Sunday, October 27, 2013

Eggplant Heroes

--> Last night I ambled over to TheAcoustic Cafe in downtown Eau Claire to get me an Eggplant Heroes fix. If you're into acoustic music with a strong folk influence and are—like me—lyrics-driven, Eggplant Heroes is the band for you. The band was launched by Max Garland, Duffy Duyfhuizen, Joel Pace (pronounced: Patch-A) and Olaf Lind, but has since added other musicians including Dan Zerr on bass, Lucas Fisher on electric guitar and, less frequently of late, Caleb Horne on mandolin.

I'm as much about the personality of the band as the music. It doesn't matter how accomplished the musician, if I'm not able to catch a glimpse of the person behind the instrument I'm not interested. I'm sure music-purists would call me a philistine, but if I'm going out to see live music, it's as much about the musicians as the music. If I want music for music's sake, I'll plug into my iPod. So let me tell you a little about these men.

Duffy Duyfhuizen is the Associate Dean in UW-Eau Claire's College of Arts and Sciences. If you've been reading this blog, you'll also recognize him as the rhythm guitar player for David Jones and The Jones Tones. He sings more with Eggplant, occasionally plays his harmonica and has a seemingly unending repertoire of amazing songs.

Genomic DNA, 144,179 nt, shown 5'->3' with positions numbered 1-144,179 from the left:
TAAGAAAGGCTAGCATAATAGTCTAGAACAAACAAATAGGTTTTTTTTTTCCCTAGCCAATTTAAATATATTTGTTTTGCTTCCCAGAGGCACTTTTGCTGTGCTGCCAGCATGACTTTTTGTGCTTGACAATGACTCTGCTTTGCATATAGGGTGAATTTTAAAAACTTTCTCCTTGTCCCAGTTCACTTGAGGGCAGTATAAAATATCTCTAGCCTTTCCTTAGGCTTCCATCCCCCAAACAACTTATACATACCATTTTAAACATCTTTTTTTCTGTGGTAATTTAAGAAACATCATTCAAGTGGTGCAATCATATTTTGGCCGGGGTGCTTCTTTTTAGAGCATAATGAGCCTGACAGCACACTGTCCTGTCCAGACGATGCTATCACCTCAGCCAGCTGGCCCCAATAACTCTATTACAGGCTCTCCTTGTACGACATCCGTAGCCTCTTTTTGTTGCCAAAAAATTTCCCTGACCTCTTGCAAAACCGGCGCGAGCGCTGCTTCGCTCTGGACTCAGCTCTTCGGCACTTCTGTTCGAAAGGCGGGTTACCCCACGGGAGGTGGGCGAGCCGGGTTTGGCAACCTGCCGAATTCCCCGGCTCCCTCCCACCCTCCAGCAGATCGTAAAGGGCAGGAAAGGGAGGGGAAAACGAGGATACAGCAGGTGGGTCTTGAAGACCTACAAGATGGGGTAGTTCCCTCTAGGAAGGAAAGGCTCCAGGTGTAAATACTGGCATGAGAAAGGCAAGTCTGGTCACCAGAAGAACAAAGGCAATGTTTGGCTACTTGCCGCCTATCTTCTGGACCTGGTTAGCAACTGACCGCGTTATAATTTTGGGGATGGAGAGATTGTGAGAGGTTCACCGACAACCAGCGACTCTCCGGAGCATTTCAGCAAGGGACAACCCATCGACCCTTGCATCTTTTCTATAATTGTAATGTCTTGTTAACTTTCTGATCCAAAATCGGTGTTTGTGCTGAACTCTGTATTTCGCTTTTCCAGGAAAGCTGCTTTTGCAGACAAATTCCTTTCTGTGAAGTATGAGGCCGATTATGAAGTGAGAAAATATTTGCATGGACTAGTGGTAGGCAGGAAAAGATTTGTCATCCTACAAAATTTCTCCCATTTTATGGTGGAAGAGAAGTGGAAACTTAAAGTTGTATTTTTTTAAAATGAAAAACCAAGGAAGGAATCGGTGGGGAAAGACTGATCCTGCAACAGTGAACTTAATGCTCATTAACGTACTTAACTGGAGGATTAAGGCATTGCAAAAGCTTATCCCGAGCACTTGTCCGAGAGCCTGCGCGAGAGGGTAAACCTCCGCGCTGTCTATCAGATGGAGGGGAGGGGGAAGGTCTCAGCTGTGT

Joel Pace was playing a gig with his alternate band, Irie Sol, and so was not present last night, but his voice-as-instrument is breathtaking and he also plays the trumpet and various percussives. Joel is a professor in the literature department at UW-Eau Claire and, I've heard tell, has a Piped Piper-like effect on his students. If you view this brief Youtube clip of him describing one of his classes I think you'll understand why.

Max Garland is, again, a professor at UWEC. And he's Wisconsin's Poet Laureate. No kidding. Max plays lead guitar, writes songs and sings. Max will also, appropriately, play Bob Dylan in this year's Fright Night (I'll be writing about this event).

Olaf Lind is a classically trained Violin player, lived in London as a child and studied at Michigan's prestigious Interlochen Center For The Arts. He's the quiet one, unassuming with eyes downcast, standing in the corner, but when he solos it's easy to picture him as that quintessential orchestral violinist in a black tuxedo letting loose on Mozart, hair flying, bow dancing over the strings, unerringly finding the right note. Sometimes I'm surprised by tears by the sweetness of the notes coaxed out of his instrument. He also plays the electric mandolin.